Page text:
"Confessions of an English Opium-Eater" written in 1821 by Thomas De Quincey is a short, yet interesting account of the author's addiction to opium. Even though it was written 200 years ago, it is still relevant today. The first half of the book provides some autobiographical material and the second half describes his opium use. Although De Quincey is overly wordy in places, and the account meanders at times, I still think his humanity shines through the wordy text.

He discusses how his use of
Apr 07, 2019 rated it liked it
As has been noted by others, this is more of an autobiographical tale than a discussion of drugs. Certainly the title does not say "confessions about eating opium", but instead are "confessions of an english opium eater" which means (of course) that the confessions can be about anything as long as the confessor has eaten opium at least once.

Quincey (as self reported) drinks (not eats) opium on a pretty regular basis for an extended period of time and claims to have kicked the habit prior to writ
Richard Newton
An odd little book, which if you know nothing about in advance probably won't fit with your expectations given the title. There are sections on opium and its effects on the author, but large chunks of the book mention it hardly at all.

The book is structured in 3 parts. The first two of which are seemingly unconnected, but which the author claims to bring together in the third. This is at best partially achieved. In these sections there is a rough chronological series of events, and a lot of rand
Nov 21, 2008 rated it did not like it  ·  review of another edition
Shelves: the-classics
In my opinion this book is falsely named. It should be called "My boring life which involved eating opium but even that wasn't worth telling". There are perhaps a handful of pages devoted to opium and the rest tell of his 'great misfortunes' (not that great because he enjoyed them somewhat) and allow De Quincy to go off on the most absurd tangents such as the history of the sizes of teaspoons.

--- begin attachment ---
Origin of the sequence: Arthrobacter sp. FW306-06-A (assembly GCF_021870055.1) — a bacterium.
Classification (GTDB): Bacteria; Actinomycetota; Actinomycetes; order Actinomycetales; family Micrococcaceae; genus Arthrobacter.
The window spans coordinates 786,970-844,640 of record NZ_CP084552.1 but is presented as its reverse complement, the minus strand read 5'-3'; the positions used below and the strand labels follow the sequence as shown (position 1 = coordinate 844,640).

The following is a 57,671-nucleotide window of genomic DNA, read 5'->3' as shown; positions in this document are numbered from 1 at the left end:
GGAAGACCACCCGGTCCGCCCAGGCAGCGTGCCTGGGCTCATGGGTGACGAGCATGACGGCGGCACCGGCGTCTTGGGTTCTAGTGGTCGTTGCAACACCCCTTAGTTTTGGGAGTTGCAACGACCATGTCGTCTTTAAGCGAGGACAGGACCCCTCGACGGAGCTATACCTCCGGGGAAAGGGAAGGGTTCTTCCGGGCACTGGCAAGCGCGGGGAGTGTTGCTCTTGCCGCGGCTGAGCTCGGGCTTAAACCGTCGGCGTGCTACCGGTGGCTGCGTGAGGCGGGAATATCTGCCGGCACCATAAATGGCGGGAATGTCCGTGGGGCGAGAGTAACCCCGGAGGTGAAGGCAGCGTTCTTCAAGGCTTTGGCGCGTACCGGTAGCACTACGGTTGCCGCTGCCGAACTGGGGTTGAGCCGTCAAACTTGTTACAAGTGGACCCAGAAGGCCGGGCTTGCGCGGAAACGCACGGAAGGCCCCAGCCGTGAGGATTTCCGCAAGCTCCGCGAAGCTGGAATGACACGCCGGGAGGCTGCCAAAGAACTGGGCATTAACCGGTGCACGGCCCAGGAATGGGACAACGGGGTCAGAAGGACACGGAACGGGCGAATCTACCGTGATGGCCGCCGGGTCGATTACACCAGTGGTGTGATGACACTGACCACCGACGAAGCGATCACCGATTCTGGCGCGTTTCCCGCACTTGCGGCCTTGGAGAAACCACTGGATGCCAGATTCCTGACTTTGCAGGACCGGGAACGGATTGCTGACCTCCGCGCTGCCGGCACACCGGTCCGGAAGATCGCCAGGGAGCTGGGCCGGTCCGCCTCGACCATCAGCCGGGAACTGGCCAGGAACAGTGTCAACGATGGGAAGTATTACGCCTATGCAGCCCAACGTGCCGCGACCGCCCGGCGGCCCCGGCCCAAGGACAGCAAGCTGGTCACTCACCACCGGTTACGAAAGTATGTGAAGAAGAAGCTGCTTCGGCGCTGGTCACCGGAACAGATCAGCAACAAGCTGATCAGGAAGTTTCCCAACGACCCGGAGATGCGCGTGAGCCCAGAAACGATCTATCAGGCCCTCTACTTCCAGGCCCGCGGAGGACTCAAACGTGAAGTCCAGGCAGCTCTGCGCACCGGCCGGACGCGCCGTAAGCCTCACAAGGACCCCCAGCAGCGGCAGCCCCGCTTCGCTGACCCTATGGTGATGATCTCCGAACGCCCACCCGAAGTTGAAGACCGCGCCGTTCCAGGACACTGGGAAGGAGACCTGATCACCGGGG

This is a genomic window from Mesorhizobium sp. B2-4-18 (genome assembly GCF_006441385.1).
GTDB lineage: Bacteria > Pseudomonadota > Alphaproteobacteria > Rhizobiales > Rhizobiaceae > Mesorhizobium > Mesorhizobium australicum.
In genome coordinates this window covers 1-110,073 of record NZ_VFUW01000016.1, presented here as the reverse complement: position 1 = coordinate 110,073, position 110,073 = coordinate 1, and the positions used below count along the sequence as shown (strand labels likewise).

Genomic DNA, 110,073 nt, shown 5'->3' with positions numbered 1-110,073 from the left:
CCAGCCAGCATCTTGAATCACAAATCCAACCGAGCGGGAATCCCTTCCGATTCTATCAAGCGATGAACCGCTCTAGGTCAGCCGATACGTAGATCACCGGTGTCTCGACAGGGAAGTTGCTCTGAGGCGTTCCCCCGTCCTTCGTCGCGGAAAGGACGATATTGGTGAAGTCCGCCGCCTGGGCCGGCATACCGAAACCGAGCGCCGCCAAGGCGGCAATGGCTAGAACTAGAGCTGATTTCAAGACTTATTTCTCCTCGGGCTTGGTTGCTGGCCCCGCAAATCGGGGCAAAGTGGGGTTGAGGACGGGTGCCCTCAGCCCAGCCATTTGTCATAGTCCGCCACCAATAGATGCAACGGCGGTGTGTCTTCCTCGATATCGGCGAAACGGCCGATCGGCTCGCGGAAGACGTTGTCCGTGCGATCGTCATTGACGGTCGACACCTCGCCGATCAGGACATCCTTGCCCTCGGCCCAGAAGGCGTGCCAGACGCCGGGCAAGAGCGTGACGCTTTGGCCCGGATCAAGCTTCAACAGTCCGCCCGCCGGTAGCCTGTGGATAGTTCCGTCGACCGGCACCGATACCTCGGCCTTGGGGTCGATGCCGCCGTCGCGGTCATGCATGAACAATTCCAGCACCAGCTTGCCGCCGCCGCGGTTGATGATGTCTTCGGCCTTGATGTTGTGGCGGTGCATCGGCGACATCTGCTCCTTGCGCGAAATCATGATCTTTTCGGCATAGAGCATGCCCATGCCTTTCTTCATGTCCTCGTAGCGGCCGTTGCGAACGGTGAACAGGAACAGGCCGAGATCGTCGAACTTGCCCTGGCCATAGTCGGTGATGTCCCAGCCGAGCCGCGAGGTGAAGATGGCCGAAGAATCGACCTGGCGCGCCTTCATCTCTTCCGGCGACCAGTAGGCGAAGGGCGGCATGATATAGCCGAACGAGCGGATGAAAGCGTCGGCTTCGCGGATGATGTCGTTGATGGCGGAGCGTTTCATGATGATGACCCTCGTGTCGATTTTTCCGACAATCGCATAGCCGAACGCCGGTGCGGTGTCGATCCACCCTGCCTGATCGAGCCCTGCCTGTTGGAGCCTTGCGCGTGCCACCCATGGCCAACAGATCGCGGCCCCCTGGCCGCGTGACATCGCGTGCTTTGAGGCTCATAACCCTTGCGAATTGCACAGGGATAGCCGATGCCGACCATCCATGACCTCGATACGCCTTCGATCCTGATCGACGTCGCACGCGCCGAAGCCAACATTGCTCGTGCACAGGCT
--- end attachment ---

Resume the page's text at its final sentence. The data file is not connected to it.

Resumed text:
His writing style is heavily academic and even a person with a generally extensive vocabulary will at s
Yair Ben-Zvi
Jul 29, 2011 rated it it was amazing  ·  review of another edition
Shelves: favorites
Intolerably tough to read but a force worth going through. De Quincy was a xenophobe, drug addict, racist, imperialist, etc etc. But his writing is, hyperbole aside, incredible. He digresses, stops and starts tangents, and sometimes (actually often) ends stories with absolutely no resolution. Like post-modern even before modernism. Not easy but definitely great reading.
Nathan "N.R." Gaddis
Sep 02, 2012 marked it as i-want-money
"The Addicted Life of Thomas De Quincey"
by Colin Dickey
Lapham's Quarterly, 30 March 2013
« previous 1 3 4 5 6 7 8 9 next »
topics  posts  views  last activity   
Review 1 2 Jan 18, 2018 11:34PM  
Challenge: 50 Books: Confessions of an English Opium Eater - Discussion 6 14 Feb 28, 2016 07:21AM  
Are there textual differences in the Dover Thrift edition versus newer editions? 1 7 Jul 19, 2013 08:19AM  

Readers also enjoyed

  • Kubla Khan; or, A Vision in a Dream
  • The History of Mary Prince: A West Indian Slave Narrative
  • The Prelude
  • The Private Memoirs and Confessions of a Justified Sinner
  • An Essay on Man
  • Junky
  • Lyrical Ballads
  • Against Nature
  • An Apology for Idlers
  • Diary of a Drug Fiend
  • The Major Works
  • Caleb Williams
  • Waiting for Lefty and Other Plays
  • The Castle of Otranto
  • A Journal of the Plague Year
  • The Blazing World
  • Desperate Remedies
  • Sartor Resartus
See similar books…
Thomas de Quincey was an English author and intellectual, best known for his Confessions of an English Opium-Eater (1821).
See also

News & Interviews

The young adult genre continues to lead literature in embracing new voices, championing all types of diversity, and, well, just really app...
80 likes · 37 comments
“Surely everyone is aware of the divine pleasures which attend a wintry fireside; candles at four o'clock, warm hearthrugs, tea, a fair tea-maker, shutters closed, curtains flowing in ample draperies to the floor, whilst the wind and rain are raging audibly without.” 177 likes
“here was the secret of happiness, about which philosophers had disputed for so many ages, at once discovered; happiness might now be bought for a penny, and carried in the waistcoat-pocket; portable ecstasies might be had corked up in a pint-bottle; and peace of mind could be sent down by the mail.” 45 likes
More quotes…